Troy Sharpe: You’re in your 40s, done very well for yourself, and you’ve saved over a million dollars in your retirement account, or maybe you’re watching this and thinking about your children. Maybe they’re doctors, engineers, attorneys, either way, they’ve done a good job saving. How important are Roth conversions and also what is the impact that tax planning can have on your future?
Hi, I’m Troy Sharpe, CEO of Oak Harvest Financial Group, certified tax specialist, certified financial planner, professional, and host to the Retirement Income Show. A good rule of thumb is, the younger you are, the healthier you are, and the more money you have in retirement accounts, the more likely it’ll be a positive thing for you to do Roth conversions for any age. Tax planning is extremely important. Hey, just a quick interruption here. If you could take one second to subscribe to the channel and hit that bell icon, that’ll keep you connected to us, help notify you when we upload new content, and the goal is to help you stay more connected and make better decisions with your money.
I want to look at a couple different scenarios here, doing big conversions, doing little conversions, doing no conversions, and compare the outcome. Now, it’s important to understand that just because in the time title of this video, I say, are you in your 40s and you’ve done well saving. You could have a million, a million-five, $500,000, you could be 38, you could be 52, 45. The general concepts apply to you. Everyone’s circumstances are different.
I want to look at the impact of doing conversions based on this hypothetical scenario and if you’re somewhere range and you’ve done a really good job saving and you have a large amount of money in your retirement account, the general rule of thumb is, the younger you are, the healthier you are and the longer you’re expected to live, the more of a positive impact Roth conversions can have on your retirement.
They can really reduce your tax bill over time, they can give you more money to spend in retirement, and they can also eliminate a ton of risk out there associated with future tax implication. If you’re 60, 65, 70, it doesn’t mean that Roth conversions aren’t still right for you, but typically, the older you get, the less benefit you’ll get from Roth conversions during your lifetime. There are other variables to consider or other factors to consider. Let’s say it’s very important that you pass money onto your children. If you’re in that older age demographic, then Roth conversions can still make a lot of sense for you. I just want to make the point clear that you don’t have to be exactly within these parameters for you to get a lot out of this video.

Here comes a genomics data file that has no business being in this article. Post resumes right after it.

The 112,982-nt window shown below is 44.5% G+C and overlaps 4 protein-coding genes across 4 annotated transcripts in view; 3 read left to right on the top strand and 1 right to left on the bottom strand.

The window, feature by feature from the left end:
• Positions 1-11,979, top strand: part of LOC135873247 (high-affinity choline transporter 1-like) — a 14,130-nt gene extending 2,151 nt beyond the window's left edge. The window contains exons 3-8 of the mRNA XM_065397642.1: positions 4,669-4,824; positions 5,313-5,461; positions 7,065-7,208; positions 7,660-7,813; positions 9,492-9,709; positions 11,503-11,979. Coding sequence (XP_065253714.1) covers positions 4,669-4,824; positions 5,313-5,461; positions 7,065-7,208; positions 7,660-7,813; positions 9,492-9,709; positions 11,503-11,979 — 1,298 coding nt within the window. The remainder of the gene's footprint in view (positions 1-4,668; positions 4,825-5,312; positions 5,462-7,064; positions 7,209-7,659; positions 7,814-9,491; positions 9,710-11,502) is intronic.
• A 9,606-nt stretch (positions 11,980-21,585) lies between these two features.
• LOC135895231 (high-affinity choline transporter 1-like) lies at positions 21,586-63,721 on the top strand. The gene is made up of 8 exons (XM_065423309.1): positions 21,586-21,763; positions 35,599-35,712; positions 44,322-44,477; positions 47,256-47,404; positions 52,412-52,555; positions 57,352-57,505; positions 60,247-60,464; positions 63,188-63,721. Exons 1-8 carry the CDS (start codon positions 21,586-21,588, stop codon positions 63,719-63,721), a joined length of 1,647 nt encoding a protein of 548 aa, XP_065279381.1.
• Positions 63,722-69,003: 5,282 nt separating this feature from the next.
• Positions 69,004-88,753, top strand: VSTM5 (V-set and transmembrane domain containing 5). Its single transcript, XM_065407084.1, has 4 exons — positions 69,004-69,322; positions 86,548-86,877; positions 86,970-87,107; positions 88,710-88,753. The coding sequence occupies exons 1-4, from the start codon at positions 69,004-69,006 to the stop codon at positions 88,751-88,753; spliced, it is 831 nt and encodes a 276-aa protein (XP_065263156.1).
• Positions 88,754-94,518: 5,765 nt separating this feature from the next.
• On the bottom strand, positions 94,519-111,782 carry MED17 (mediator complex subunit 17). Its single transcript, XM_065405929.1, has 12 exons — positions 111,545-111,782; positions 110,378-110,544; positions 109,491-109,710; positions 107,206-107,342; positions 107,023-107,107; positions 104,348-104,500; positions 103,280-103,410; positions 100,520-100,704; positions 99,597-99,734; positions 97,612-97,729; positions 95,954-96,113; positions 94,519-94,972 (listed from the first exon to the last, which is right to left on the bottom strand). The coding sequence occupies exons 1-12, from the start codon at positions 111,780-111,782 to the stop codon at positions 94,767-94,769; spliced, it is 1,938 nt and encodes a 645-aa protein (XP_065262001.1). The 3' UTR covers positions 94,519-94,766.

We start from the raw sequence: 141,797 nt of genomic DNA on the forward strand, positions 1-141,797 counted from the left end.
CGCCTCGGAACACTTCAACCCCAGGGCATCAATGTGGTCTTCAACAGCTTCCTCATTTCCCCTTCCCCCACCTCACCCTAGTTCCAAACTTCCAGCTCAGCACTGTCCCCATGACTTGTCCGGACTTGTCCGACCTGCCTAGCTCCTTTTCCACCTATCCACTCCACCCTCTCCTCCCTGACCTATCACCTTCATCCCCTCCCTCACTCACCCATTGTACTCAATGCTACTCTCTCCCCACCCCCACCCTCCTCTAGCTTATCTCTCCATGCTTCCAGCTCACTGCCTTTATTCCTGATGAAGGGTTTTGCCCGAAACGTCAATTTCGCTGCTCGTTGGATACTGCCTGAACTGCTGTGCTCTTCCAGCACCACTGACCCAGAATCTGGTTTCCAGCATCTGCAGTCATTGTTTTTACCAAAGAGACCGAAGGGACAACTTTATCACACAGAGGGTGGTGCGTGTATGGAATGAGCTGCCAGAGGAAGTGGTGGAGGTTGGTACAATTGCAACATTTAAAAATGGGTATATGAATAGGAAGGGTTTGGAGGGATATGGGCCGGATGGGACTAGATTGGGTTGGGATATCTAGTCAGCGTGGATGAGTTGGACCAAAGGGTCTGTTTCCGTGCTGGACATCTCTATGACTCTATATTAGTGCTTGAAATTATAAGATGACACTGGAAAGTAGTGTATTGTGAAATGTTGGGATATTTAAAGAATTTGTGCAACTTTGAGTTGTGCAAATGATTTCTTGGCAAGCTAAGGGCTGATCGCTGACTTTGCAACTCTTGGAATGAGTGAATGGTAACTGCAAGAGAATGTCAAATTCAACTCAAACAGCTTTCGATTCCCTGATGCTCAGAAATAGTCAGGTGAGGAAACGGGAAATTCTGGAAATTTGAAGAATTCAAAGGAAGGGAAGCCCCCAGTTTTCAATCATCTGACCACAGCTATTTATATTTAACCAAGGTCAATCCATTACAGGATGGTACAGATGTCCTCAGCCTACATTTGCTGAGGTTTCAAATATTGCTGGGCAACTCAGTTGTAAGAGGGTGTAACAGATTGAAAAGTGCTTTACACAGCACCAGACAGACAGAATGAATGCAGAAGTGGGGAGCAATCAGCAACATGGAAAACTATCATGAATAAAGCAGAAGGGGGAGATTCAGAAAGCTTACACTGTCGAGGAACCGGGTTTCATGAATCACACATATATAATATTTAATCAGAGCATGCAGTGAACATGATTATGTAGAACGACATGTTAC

In today’s hypothetical video, we have a husband and wife, 47 years old, and if you’re not married, this can still apply to you. I get a lot of comments about doing these for single people. It’s the concept. Remember, that’s what’s important. We’re looking at a 47-year-old couple, have $200,000 of gross annual income, spend about $100,000 dollars a year, and they expect that to continue throughout retirement adjusting for inflation, and we’re going to have them live until age 95. I’d rather plan for too long than too little, but everyone circumstances of course are different.
The first thing I want to look at is the number one rank strategy versus not doing any Roth conversions at all. Now, when I say the number one rank strategy, keep in mind, all we’re doing is isolating all the variables such as age, spending, longevity, income, account balances, and the software is analyzing different conversion scenarios. Meaning what if we convert this amount or that amount, or this amount, follow this schedule, or that schedule, or this schedule. Those are the variables that we are exploring with the software in order to determine what is the number 1 rank strategy, the number 10, the number 100.
Keep in mind that this analysis has to be done every year because the strategies will change. Account balances won’t average exactly 6% per year forever. This is a living, breathing, fluid type plan. If you embark down this road, it’s something that you need to do every single year, adjusting all of the variables that have changed from year to year.
Now, doing the Roth. In this strategy, number one ranked has an ending balance of $12.9 million versus the non-Roth strategy, which is ranked number 92 of $10.2 million. First and foremost, this couple here, they have $1.5 million in their IRAs today, 47 years old. They have about $250,000 outside of their retirement accounts. That’s about $1.75 million. They’ll be saving a little bit, of course, heading into retirement, but this has to last until they’re 95 or the money will last until they’re 95.
Most people who are in this net worth range right now, or at least liquid net worth, investable, I don’t think a lot of them really truly understand how much $1.5 or $2 million in your 40s, late 40s, how much that can turn into by the time your 85, 90, 95. Compound interest is extremely powerful. This is just averaging about 6% with the spending numbers that I outlined before. Long story short, though, we’re looking at $12.9 versus $10.2, so big difference. We’re talking $2.7 million in additional value provided simply from the Roth conversion strategy versus the non-Roth conversion strategy.